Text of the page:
6th August 2014
Jan Dehn, Head of Research at Ashmore discusses the recent news that Argentina defaulted after failing to ensure that holders of 2033 Discount Bonds under New York Law received their coupons on the 30 July, following the expiry of the grace period.
ISDA’s Credit Derivatives Determinations Committee has ruled that a credit event has taken place. Ratings agencies have downgraded bonds to selective default. This does not have direct implications for whether a default occurs under the bond indenture or in CDS, but some investors may have restrictions that prevent them from holding securities rated to be in default by rating agencies.
It is likely that Argentina’s bonds will continue to be included in the main EM benchmark fixed income indices. The main principle of inclusion is not whether a bond is in default or not, but rather whether it is possible for investors to replicate indices. Thus, as long as bonds are traded by market makers they are likely to remain included in the indices.
The outlook for the bonds and for Argentina remains uncertain and is likely to stay that way for some time. There are many possible scenarios of which the most relevant are:
With respect to the holdout investors:
Argentina might still choose to pay holdout investors, but doing so on terms other than those originally offered to exchange bond holders would trigger the so-called RUFO clause. This clause requires Argentina to offer all bond holders improved terms if better terms are extended to holdout investors. This would exceed the resources of the Republic and contradict the Republic’s publicly stated policy not to pay so-called ‘vulture funds’. We therefore think this outcome is unlikely.
Private sector bank syndicates – allegedly independent of the Republic of Argentina – could still buy up NML’s claim (NML is the plaintiff), say, on the belief that they can obtain a better eventual settlement than the price they pay for the claim. In principle, this could cause NML to drop the case. But the respite might be temporary: The so-called ‘me toos’ – other holdout investors with similar claims – could quickly make similar demands and thus make the problem come back. The combined claims of the plaintiff plus the ‘me toos’ is about USD 15bn, which is more than half of Argentina’s FX reserves.
Alternatively, the government could refrain from taking any action whatsoever with respect to the holdouts until after the expiry of the RUFO clause in January 2015. At that point, Argentina would be able to enter into negotiation with all holdout investors instead of just the plaintiff, thus potentially increasing its relative bargaining power. After the expiry of the RUFO clause, holders of restructured debt would not have the right to ask for the same terms as holdout investors.
The government could also opt not to fix the problem with holdout investors at all, giving up on the idea of fixing outstanding issues with the New York Law bonds altogether. In this case, the holdouts would be potentially paid the same 30c to the dollar offered on the 2005 and 2010 restructurings or even never be paid, at least by the current government.
With respect holders of exchange bonds:
The government has repeatedly stated that it will ‘pay’ exchange bond holders. It has not been able to deliver on this promise. Even so, the government says it will continue to send money to the payment agent as a signal of its willingness to pay. This signal of willingness to pay will help, but not necessarily prevent acceleration of the bonds, which could potentially increase the number of holdout investors sharply.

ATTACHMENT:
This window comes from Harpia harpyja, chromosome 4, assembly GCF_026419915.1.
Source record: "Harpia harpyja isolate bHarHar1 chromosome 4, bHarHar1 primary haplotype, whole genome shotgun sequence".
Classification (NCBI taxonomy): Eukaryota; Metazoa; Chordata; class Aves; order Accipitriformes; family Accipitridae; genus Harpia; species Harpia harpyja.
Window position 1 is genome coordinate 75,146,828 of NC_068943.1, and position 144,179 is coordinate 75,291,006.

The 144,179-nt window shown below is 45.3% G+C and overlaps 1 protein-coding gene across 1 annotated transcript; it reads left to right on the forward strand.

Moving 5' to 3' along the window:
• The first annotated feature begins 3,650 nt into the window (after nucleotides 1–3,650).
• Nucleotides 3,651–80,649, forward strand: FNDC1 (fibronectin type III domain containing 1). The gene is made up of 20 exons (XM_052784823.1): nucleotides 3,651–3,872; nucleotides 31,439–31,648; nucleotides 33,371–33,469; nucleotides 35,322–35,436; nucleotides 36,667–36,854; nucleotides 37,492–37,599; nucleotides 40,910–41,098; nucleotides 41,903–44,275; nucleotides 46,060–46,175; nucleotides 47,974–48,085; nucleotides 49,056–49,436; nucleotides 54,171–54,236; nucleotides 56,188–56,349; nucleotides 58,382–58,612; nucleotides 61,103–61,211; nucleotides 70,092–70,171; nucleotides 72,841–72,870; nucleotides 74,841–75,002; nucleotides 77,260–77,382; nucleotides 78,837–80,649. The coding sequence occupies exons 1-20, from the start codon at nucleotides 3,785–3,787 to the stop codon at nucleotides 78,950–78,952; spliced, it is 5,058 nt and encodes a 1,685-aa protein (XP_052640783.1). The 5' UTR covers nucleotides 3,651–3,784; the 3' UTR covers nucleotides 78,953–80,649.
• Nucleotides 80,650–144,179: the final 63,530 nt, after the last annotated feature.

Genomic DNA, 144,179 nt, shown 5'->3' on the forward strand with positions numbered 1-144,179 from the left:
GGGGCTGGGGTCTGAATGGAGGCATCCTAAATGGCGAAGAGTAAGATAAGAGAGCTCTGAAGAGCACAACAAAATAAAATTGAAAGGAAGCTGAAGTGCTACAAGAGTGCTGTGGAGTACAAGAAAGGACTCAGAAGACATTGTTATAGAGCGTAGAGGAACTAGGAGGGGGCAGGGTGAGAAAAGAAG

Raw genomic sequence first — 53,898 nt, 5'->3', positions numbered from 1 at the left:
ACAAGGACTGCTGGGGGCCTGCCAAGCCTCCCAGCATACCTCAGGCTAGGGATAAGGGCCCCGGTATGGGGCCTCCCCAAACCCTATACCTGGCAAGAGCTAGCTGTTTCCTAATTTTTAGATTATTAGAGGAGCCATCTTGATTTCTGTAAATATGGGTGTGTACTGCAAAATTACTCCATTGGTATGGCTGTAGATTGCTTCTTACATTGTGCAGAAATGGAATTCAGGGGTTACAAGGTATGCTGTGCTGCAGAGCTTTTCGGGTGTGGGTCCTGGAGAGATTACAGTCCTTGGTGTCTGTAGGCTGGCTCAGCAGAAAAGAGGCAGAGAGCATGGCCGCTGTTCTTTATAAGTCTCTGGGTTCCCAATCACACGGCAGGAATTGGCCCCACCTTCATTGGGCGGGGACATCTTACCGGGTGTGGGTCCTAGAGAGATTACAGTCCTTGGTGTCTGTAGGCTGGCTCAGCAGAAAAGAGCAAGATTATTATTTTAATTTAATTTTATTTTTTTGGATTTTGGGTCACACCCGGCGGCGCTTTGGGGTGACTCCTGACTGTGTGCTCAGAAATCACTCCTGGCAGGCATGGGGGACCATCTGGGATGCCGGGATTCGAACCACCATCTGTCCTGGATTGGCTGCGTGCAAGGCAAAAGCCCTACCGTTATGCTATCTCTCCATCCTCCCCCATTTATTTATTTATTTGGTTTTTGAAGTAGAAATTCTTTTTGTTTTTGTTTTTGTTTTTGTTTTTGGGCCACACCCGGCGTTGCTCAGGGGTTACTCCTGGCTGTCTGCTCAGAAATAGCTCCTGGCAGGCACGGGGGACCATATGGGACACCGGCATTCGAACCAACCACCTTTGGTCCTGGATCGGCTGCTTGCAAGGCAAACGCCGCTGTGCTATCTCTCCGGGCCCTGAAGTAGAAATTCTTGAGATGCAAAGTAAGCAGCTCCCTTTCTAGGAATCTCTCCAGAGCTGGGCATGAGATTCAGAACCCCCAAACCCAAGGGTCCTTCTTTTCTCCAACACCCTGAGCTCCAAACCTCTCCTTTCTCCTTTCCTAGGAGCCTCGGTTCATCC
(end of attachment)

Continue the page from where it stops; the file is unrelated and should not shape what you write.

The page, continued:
It would be possible for the government to resume normal service of the exchange bonds if a deal is stuck in the courts. This could happen in a number of ways, including:
NML asks Judge Griesa (and Griesa agrees) to re-instate a suspension of his ruling that currently bars the payment of coupons. This could happen, for example, if the government and plaintiffs make progress towards a deal, or if private banks took over the claim from NML.
Bond holders could also come together to waive the RUFO clause. This would require 75% of bond holders. Once the RUFO clause is gone there is nothing (other than Argentina’s domestic constraints) that prevents Argentina from settling with holdouts and such a move would allow for the payment agent to release the funds to pay coupons on exchange bonds.
The government could attempt to swap NY law bonds to local law bonds by offering holders of discount bonds to swap their bonds into identical securities issued under local law, which would be serviced, including the past due coupon. The government has stated on a number occasions that it might undertake such a swap. But the operation is not straight-forward. Not all holders of New York Law bonds might be allowed to hold local law bonds; so they could become new holdout investors. Also, the US court has stated that a swap to local law would constitute an attempt to bypass US law, making it difficult if not impossible for international banks to facilitate such a swap and paying agents to settle the transactions. Of course, that would not prevent an Argentine banking institution from offering to sell local law bonds and buy identical New York Law bonds, as in a normal trading operation. Once an exchange has taken place the local law bonds are then paid along the lines currently used for local law bonds.
The government could also opt to stop servicing the newly defaulted exchange bonds altogether with a view to restructuring the entire debt stock at some unspecified point in the future. This would save Argentina about USD 0.5bn this year (or USD 3.3bn if accelerated), all else even, but raise concerns about the longer-term outlook as Argentina is increasingly isolated. The risk of acceleration would rise. As noted above, acceleration can be remedied, but only within a narrow 60 day window.